When grapes turn
to wine, they long for our ability to change.
When stars wheel
around the North Pole,
they are longing for our growing consciousness.
Wine got drunk with us,
not the other way.
The body developed out of us, not we from it.
We are bees,
and our body is a honeycomb.
the body, cell by cell we made it.
–Rumi, translated by Robert Bly
At a recent celebration in honor of the legendary theatre and film director Peter Brook and his collaborator Marie-Hélène Estienne (on the occasion of their new play Why?, hosted at the residence of Lee C. Bollinger, the president of Columbia University and organized by the remarkable Karen Brooks Hopkins), among other endless admirers and actors who have both enjoyed and performed in his plays, including Sir Patrick Stewart, Dianne Wiest, Julie Taymor, Brian Dennehy, the maestro extemporaneously delivered the following:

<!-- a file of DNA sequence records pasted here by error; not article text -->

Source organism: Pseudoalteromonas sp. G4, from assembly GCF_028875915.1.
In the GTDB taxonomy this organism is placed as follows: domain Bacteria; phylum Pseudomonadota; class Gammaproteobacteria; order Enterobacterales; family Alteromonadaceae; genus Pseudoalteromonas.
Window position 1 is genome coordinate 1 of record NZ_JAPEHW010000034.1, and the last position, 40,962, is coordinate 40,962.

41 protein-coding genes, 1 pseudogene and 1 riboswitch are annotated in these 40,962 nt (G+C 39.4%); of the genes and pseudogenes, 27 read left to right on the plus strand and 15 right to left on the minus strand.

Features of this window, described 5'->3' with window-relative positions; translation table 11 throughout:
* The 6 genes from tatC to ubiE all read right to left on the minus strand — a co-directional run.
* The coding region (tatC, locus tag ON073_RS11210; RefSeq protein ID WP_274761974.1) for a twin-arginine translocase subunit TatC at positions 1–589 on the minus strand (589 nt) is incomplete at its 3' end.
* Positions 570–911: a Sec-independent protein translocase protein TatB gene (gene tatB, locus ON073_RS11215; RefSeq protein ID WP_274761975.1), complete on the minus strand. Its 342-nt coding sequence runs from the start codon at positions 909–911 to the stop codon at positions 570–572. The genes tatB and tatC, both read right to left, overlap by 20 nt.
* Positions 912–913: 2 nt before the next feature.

“We’re part of people, and people are part of us. And we find ways to contribute and encourage the best or the better to survive the worst in the world of humanity, and that’s what our work is about. So much can vibrate in one or two simple words, and for me, the word that is the most important in everything we do is touch. You can look it up in every dictionary what the word touch means. But in direct experience, everyone in any race in every part of the world of any age would know [when they experience] a moment [of], ‘Wow, Ah, Ah.’ It’s touch. That’s how a true memory is ingrained on us and becomes vibrant, and in the end useful.”